Surge in retail trading in futures and options: Froth and risk

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In recent years, there has been a surge in stock market participation in India. At the end of 2018-19, the number of demat accounts in the country stood at 3.59 crore. By October 2021, the figure had risen to 7.38 crore and as per more recent reports, there are now more than 15 crore demat accounts. Then there are the millions who invest through mutual funds. According to data from the Association of Mutual Funds in India, investments just through the SIP route (systematic investment plan) stood at Rs 1.99 lakh crore in 2023-24, more than doubling from Rs 92,693 crore in 2018-19. All this points towards a spreading culture of equity. But, alongside this growing participation by households in stock markets, there are concerns over the sharp surge in trading in futures and options (F&O) by retail investors.

On Tuesday, Finance Minister Nirmala Sitharaman spoke on the issue, saying that “any unchecked explosion in retail trading of futures and options can create future challenges, not just for markets but for investor sentiments and also for households finances”. The surge in participation in this market segment has been staggering. In 2023, according to a study by the Securities and Exchange Board of India, the number of unique traders in the F&O segment had risen to 45.2 lakh in 2021-22, up from 7.1 lakh in 2018-19. This was based on a sample of the top 10 brokers in the country who accounted for 67 per cent of individual turnover in the F&O segment. What was equally revealing was that 89 per cent of the traders incurred losses while trading in the F&O segment. The average loss was pegged at around Rs 1.1 lakh. The SEBI Chairman had, last November, expressed surprise over people trading in this segment, despite the odds not being in their favour. In 2023, a report titled “Gamification of Indian equities” by Axis Mutual Fund had estimated the derivatives to cash volume ratio in India at 422. In comparison, the ratio was 36 in the case of Germany and nine for the US. The report had attributed the surge in derivatives trading to changes in the contract structure, higher leverage, and the ease of trading facilitated by trading apps.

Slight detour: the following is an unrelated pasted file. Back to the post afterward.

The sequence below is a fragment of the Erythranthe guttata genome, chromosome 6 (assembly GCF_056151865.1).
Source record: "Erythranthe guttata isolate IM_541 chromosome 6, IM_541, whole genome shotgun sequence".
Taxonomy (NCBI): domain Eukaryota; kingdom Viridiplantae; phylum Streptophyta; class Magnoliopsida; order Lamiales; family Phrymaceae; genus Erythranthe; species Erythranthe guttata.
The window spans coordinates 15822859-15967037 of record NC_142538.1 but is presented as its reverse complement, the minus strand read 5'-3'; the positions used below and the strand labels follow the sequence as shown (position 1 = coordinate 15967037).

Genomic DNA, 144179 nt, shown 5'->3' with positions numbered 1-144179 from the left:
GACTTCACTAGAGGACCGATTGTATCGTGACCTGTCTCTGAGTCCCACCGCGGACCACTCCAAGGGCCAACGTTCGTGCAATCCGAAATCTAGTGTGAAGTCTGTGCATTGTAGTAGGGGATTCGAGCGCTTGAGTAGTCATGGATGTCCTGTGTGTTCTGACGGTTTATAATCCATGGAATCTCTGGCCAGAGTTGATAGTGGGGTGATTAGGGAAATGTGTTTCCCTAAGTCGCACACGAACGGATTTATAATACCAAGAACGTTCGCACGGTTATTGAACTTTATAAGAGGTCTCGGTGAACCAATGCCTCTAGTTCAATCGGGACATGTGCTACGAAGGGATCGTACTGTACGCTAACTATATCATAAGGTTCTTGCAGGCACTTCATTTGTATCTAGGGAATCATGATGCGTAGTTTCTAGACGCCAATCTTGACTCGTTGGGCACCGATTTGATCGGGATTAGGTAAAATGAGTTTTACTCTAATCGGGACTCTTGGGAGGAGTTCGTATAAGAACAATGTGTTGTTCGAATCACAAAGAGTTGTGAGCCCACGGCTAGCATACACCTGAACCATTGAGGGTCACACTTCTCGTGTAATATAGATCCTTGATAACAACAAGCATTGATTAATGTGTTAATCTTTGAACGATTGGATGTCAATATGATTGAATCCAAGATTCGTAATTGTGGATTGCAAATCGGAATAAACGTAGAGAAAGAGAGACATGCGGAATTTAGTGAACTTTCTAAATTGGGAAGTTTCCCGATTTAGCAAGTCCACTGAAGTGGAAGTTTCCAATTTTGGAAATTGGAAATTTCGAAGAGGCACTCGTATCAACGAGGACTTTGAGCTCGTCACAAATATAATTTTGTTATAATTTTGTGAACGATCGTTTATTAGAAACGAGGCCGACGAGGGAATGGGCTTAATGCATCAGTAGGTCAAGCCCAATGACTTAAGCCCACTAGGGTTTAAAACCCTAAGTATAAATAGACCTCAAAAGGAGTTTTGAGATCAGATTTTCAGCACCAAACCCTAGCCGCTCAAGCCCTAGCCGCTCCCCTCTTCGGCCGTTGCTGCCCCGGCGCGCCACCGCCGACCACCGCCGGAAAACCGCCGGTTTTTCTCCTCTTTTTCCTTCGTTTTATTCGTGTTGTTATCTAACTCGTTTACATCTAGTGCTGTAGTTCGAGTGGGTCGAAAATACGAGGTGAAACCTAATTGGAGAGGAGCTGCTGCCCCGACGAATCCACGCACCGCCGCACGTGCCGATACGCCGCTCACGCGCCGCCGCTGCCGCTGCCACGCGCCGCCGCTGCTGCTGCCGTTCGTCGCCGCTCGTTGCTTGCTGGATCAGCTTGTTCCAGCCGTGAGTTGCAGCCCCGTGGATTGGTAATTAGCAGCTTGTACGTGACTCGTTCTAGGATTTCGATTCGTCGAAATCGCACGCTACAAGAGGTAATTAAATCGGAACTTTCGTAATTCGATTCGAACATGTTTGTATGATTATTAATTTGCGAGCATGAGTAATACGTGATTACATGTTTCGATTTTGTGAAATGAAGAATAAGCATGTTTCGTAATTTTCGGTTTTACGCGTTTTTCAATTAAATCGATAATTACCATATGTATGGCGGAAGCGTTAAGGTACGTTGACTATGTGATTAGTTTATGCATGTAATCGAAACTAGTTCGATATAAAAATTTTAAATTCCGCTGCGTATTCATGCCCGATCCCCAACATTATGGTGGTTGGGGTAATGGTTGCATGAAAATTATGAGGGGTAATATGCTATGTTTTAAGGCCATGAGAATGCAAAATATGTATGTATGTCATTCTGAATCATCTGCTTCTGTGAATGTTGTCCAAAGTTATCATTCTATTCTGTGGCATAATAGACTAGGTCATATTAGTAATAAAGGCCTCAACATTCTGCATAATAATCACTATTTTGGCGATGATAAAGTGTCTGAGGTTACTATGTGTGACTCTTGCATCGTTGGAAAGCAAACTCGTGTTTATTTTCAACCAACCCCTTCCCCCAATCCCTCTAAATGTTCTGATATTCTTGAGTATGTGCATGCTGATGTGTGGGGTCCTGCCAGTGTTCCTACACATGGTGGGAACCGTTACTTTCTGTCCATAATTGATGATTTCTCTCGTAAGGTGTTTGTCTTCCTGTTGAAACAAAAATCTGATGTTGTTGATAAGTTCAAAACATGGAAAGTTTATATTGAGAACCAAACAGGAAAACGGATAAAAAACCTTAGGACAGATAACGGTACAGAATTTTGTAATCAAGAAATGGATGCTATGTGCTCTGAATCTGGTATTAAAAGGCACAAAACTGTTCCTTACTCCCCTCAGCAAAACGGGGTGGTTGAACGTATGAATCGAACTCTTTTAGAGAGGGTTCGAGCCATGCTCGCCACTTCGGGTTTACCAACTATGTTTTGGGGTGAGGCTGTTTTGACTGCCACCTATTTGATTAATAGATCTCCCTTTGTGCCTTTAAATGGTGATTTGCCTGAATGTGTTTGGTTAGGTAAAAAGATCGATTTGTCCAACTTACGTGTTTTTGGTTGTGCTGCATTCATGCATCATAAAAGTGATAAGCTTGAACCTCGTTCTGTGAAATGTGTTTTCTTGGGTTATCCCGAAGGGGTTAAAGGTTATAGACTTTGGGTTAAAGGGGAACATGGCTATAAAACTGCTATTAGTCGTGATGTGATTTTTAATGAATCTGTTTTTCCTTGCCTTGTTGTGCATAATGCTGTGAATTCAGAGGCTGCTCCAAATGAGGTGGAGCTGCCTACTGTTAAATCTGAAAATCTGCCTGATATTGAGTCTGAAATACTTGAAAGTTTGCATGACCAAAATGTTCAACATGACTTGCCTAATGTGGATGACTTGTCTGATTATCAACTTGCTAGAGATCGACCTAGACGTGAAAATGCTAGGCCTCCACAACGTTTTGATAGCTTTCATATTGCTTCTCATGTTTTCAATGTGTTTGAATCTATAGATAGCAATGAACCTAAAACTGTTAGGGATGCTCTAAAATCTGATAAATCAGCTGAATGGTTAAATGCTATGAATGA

In the coming years, as more individuals join the labour force, more will channel their money into the stock market. They will need to be educated not only about the workings of the market, but also about the risks stemming from various investment products. In the recent past, the stock market regulator has taken action in the case of financial influencers, asked small and mid cap funds to conduct stress tests, and spoken about froth in certain segments of the market. It must continue to place investor protection front and centre.